John Broadbent was the elder son of Sir William Broadbent Bart, F.R.S, F.R.C.P, physician to three generations of the Royal family and to St. Mary’s Hospital, and his wife Eliza, daughter of John Harpin of Holmforth, Yorkshire. He was educated at Rugby and Hertford College, Oxford, and received his medical training at St. Mary’s and in Paris, qualifying in 1891. He held the usual junior appointments in his own Hospital and others at the Hospital for Sick Children and the National Hospital for the Paralysed and Epileptic. He was elected assistant physician to St. Mary’s in 1905, physician in 1913 and consulting physician in 1930. His most valued services, however, were given as dean of the Medical School, a post that he held from 1910 till 1920. This was a period of difficulty for the School; its buildings were derelict and competition for students was keen. He generously refused to accept the salary attached to the office, and he made medical history by the introduction, for the first time in England, of women students on terms of equality with men.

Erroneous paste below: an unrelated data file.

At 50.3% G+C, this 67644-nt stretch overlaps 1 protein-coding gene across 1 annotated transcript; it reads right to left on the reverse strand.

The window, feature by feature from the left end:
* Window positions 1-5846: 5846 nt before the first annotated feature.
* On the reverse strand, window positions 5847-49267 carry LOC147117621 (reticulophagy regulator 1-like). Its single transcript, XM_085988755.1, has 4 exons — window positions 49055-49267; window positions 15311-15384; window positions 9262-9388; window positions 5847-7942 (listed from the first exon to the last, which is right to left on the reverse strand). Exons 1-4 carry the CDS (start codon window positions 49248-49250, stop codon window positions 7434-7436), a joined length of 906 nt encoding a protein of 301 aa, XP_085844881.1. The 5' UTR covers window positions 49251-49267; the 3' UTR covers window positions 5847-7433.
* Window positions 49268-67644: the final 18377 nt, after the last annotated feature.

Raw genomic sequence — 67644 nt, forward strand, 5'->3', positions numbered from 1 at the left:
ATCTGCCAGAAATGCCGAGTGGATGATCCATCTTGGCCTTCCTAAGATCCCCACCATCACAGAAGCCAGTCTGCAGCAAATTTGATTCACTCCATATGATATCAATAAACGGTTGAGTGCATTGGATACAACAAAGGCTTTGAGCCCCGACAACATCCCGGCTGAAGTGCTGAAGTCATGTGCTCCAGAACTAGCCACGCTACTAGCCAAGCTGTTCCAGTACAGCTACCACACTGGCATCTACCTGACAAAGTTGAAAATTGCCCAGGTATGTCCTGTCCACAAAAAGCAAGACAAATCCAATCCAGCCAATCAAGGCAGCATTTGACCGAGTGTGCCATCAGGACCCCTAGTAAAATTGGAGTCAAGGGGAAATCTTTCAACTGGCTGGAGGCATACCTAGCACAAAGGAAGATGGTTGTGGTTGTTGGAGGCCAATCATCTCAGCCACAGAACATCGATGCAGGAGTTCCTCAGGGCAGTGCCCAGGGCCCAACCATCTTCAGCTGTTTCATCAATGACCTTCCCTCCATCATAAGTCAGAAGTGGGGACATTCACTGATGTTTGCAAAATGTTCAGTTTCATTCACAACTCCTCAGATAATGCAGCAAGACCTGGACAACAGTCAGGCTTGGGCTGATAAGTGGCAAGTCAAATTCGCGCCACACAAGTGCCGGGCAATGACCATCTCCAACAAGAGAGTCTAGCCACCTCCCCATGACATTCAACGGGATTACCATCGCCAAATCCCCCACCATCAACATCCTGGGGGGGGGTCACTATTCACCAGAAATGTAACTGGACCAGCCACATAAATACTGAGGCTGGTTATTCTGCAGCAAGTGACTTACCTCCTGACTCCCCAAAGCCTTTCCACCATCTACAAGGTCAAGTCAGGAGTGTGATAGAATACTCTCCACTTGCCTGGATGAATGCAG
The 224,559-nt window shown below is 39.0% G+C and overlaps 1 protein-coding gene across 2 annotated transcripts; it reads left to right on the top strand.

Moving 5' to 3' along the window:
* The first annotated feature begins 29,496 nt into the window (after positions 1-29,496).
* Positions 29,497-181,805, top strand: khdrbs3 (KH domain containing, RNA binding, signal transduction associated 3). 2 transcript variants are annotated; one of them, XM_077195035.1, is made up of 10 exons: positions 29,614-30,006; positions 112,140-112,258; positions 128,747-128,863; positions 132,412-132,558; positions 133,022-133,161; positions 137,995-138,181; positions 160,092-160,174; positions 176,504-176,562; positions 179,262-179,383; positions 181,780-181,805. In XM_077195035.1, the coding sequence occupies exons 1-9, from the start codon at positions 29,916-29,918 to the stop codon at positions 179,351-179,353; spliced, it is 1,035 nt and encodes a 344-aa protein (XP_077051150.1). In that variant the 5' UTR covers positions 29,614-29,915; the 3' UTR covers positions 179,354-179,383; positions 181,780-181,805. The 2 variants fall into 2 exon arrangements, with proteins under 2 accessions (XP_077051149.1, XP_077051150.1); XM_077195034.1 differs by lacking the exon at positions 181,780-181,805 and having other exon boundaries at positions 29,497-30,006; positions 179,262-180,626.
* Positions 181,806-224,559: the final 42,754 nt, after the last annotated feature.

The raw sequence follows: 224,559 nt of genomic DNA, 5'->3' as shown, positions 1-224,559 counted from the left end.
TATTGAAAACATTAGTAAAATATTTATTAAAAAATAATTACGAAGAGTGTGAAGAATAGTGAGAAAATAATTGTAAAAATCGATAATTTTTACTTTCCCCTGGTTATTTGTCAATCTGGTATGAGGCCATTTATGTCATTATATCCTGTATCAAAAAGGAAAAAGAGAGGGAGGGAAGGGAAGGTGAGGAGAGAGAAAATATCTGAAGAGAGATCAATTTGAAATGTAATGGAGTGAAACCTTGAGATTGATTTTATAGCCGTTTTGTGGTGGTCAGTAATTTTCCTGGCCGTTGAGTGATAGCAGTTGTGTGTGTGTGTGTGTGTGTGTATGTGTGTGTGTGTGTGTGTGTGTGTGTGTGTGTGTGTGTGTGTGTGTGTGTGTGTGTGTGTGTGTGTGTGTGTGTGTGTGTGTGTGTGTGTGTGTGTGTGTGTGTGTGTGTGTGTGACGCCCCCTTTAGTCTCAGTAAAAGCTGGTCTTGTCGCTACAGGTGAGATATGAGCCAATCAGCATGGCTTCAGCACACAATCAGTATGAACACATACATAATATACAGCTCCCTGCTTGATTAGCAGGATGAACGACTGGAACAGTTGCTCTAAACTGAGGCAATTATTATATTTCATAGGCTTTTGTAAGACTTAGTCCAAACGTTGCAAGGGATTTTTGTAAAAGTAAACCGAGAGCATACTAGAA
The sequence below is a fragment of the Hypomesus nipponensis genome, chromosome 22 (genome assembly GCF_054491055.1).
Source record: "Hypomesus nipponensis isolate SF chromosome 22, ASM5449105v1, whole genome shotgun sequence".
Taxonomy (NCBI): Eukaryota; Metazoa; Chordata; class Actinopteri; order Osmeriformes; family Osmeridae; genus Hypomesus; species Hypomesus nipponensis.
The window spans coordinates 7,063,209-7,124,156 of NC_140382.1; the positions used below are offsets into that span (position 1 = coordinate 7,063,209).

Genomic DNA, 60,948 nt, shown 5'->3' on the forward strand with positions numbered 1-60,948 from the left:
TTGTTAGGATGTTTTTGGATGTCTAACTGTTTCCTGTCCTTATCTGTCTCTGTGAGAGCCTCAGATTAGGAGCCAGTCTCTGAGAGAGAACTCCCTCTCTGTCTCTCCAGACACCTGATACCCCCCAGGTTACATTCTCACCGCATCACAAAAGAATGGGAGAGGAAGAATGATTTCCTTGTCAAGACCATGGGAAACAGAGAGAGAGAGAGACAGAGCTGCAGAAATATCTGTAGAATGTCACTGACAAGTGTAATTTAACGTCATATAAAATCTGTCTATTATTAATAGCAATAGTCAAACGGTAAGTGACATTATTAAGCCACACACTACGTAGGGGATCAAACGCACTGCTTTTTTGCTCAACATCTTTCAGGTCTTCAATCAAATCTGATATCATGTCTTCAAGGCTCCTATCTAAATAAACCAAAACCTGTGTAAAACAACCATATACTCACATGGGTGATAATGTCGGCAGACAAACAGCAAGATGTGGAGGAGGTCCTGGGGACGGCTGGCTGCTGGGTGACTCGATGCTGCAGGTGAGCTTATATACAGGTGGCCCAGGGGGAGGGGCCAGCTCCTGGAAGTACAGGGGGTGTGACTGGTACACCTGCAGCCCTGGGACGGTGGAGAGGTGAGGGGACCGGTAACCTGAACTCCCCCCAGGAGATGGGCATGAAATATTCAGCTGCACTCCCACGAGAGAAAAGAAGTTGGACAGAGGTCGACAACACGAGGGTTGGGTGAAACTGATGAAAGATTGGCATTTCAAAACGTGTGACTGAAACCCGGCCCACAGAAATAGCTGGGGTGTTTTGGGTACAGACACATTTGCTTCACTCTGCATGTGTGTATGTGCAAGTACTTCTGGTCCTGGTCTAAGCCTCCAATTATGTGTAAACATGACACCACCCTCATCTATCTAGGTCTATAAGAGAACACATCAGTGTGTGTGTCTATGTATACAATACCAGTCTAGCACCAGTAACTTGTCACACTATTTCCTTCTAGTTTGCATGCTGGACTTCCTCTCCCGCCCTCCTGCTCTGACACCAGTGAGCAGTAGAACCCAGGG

Among other institutions with which Broadbent was associated were the London Fever Hospital, the King Edward VII Sanatorium, Midhurst, and the Hampstead General Hospital. Diseases of the chest and fevers were his principal interests, and he collaborated with his father in writing a book on Heart Disease and Aneurism of the Aorta (1897) which reached a fourth edition in 1906. A certain hesitancy in speech and manner prevented Broadbent from being a popular teacher or a consultant of the first rank. But his wealth of clinical experience and his easy accessibility, together with his North Country honesty and loyalty, were appreciated by those in close contact with him. He was a member both of the Leander Club and of the M.C.C., and he rarely missed seeing an important cricket match. He married in 1895 Margaret Elizabeth, daughter of G. P. Field, an aural surgeon and former dean of St. Mary’s, and had three daughters and a son. He was the brother of Walter Broadbent, F.R.C.P. He died at his home at Wendover, having succeeded to his father’s baronetcy in 1907.
G H Brown
[Lancet, 1946; B.M.J., 1946; Times, 29 Jan. 1946; Al.Oxon., i, 163]